More importantly, I think Creativity is the going to be the new Productivity. Besides, what’s the point in spending tons of time being hyper-organized if you’re not making anything? Productivity by definition implies that you are producing something. Creating something. If you’re spending all your time shuffling context cards, fiddling with some overwhelmingly huge contextually organized list of things you have to do, easy to get bogged down and in your own way. If your system keeps you from producing/making/doing because of its complexity, you’re more likely to be discouraged and give up. You’ll end up with a huge case of Stuckness. That’s the opposite of creativity or productivity.

So, I think for several people I know, GTD is over. It has some good principles that still apply, but it’s just too involved for some. It’s not lightweight enough. Personally, I’ll keep using it in a highly modified form. I think a simple, productive system is what’s needed for all of us, so we can get off our rear ends and start creating. Doing. Making. Producing.

I think you’ll agree with me that we need to stop treating Productivity as some special “thing” that has to be cultivated in some lofty ivory tower. We need to drop the capital “P” and just get to it, without devising some complicated method for it. Remember that old Nike slogan? “Just do it.”

“Productivity” is dead. Long live productivity!

11 Comments. Add your own below.

  1. Great post! I think GTD has a lot of good concepts, but works better for some people than others, and better for some lifestyles than others.

  2. I think you can correlate this decline in blogging and writing about GTD and productivity directly to the 2004 rise and fall of web design-related articles. Once the area is saturated with articles and input, there’s just not much ‘new’ stuff you can produce about it that hasn’t already been said without creating a whole new movement. Which took David Allen over 20 years of research to come up with.

    Now it’s time to take all that accumulated knowledge and go ‘DO’ stuff, not write more about it.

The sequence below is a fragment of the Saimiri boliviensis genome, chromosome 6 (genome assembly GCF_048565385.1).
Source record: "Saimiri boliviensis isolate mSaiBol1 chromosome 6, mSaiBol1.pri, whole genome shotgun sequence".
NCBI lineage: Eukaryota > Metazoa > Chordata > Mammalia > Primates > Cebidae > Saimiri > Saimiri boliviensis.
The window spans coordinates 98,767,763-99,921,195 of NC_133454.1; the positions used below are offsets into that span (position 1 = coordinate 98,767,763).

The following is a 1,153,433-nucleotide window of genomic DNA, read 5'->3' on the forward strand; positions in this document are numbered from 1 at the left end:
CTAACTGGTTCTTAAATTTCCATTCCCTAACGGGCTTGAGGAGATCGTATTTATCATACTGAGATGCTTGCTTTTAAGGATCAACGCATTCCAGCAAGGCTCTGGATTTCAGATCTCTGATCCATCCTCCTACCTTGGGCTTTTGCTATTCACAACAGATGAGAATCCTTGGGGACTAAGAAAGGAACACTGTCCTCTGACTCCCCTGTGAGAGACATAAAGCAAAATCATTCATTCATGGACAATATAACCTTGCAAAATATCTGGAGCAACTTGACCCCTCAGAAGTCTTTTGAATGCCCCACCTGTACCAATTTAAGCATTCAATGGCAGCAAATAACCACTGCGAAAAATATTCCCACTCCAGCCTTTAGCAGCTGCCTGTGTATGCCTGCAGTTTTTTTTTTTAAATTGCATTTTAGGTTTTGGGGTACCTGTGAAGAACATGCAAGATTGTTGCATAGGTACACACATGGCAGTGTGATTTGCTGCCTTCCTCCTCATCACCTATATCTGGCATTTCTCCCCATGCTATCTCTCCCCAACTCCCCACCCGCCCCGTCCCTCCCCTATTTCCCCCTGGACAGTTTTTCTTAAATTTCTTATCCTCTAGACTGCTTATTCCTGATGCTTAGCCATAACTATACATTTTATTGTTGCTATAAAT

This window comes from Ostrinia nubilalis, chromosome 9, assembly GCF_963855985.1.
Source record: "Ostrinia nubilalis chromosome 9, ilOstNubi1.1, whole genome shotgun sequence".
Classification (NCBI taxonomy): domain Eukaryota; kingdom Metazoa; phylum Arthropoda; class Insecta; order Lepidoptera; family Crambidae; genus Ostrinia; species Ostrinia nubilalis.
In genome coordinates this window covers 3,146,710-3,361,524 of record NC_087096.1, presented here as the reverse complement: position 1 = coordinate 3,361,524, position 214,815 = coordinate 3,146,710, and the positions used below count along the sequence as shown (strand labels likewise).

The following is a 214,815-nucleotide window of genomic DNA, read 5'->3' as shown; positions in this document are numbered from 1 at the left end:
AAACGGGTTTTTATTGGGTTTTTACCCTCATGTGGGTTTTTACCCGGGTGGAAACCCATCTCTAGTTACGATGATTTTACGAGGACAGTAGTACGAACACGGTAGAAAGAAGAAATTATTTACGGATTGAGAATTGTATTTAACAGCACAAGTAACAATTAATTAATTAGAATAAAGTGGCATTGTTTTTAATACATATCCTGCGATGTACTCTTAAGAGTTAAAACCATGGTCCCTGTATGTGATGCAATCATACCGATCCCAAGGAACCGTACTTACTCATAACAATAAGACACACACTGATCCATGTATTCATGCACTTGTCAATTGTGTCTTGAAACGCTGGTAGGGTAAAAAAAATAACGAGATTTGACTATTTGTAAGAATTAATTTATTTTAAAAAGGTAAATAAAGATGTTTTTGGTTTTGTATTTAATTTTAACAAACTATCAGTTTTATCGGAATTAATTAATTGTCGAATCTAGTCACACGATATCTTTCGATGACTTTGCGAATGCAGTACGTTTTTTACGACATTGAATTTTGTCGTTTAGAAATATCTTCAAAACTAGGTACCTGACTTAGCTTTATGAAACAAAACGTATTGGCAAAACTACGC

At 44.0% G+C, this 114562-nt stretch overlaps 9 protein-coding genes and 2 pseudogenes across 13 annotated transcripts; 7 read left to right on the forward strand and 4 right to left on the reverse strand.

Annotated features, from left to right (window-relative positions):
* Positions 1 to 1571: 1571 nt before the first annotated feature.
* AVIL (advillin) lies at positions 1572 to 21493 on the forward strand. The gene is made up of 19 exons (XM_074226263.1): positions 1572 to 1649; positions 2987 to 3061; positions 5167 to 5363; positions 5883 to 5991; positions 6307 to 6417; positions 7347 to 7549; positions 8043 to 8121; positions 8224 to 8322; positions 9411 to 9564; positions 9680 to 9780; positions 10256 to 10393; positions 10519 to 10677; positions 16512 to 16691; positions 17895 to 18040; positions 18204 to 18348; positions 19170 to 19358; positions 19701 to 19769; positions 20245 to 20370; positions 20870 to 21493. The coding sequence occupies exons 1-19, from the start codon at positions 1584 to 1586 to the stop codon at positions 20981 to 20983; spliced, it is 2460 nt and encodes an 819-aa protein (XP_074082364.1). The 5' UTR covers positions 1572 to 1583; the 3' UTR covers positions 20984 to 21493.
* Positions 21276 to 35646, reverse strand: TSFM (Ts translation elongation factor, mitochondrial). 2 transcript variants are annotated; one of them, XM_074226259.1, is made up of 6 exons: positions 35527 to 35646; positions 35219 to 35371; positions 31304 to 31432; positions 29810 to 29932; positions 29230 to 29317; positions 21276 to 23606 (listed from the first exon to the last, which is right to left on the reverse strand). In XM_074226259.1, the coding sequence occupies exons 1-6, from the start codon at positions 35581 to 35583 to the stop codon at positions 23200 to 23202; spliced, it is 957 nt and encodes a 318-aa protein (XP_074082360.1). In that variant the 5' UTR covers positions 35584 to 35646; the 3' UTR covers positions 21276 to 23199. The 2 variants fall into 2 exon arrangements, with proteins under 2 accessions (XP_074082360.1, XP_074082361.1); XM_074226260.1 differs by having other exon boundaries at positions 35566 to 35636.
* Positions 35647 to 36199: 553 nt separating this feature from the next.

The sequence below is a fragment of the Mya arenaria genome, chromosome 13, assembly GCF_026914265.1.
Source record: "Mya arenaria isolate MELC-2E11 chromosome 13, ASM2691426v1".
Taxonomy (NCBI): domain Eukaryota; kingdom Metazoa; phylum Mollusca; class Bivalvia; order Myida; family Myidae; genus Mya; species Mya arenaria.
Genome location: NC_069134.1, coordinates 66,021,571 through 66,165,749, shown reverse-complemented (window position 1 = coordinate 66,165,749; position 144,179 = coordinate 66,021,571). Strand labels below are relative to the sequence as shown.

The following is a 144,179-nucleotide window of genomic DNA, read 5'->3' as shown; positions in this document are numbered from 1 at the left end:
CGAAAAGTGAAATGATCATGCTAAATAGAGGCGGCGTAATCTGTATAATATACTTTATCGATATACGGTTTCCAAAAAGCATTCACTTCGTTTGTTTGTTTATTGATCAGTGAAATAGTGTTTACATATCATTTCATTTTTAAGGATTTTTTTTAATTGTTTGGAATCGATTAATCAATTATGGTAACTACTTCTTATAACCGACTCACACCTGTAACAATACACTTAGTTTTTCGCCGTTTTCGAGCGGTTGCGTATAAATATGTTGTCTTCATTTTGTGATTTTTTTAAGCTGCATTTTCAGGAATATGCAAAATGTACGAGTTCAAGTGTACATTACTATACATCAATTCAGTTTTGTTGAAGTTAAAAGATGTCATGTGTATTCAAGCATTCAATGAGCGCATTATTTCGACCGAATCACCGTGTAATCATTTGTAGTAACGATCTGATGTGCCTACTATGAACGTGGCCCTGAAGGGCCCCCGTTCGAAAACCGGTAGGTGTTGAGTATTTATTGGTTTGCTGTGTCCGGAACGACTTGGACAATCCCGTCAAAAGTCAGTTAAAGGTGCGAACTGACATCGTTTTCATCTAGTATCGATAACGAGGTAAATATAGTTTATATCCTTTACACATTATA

I think you’re spot-on about it hitting a sweet spot with knowledge workers who were dealing with brand-new inputs. And the system didn’t keep up with them. Or vice-versa.

    My personal belief is that people made the system too complicated. It was really just designed to get stuff out of your head. That’s primarily it. Entire cottage-industries have sprung up to help the average man/woman do that while introducing their own ‘spin’ on it. Wrong move. I played with it for a long time and created my own spin, then came back to it with the idea that I’d simplify - know what? I ended up re-creating, to the letter, what ‘the Dave’ was advocating from the beginning. Nothing simpler than what you need. I don’t have some super-long list of contexts, and I do my review when I feel overwhelmed. That’s it.

    I don’t think it’s dead. I think it’s in its execution stage. People mostly wrote about their personal gripes and efforts in shoehorning it into their lives, whatever system you talk about. They’re seeming to all be at the point where it either clicked or it didn’t, and there’s not a reason to be writing about it anymore for them.

  3. Well said!

    I have found it interesting to see how so many people have adapted and simplified GTD into something more manageable.

    I think a main problem with GTD is the not insignificant amount of time it takes to maintain the system. At first, during the honeymoon period, you don’t mind as you’re so excited that you’re actually being organised. But once the initial euphoria wears off, the time it takes to do all your processing, maintain lists and review becomes increasingly tiresome.

  4. I agree a lot with the comment from Travis. A lot of the blogs I read drifted off GTD and into snobbery. Snobbery about paper types, pens, software and so on. Irrelevant. GTD is great in it’s simplicity. Keep it simple and it releases your creativity.

  5. so much for my groundbreaking release of STgtD

    …probably a good idea.

  6. @damon What’s this STgtD of which you speak?

  7. @brad

    just a play on the spread of both GTD & STD (sexually transmitted diseases) combined into one.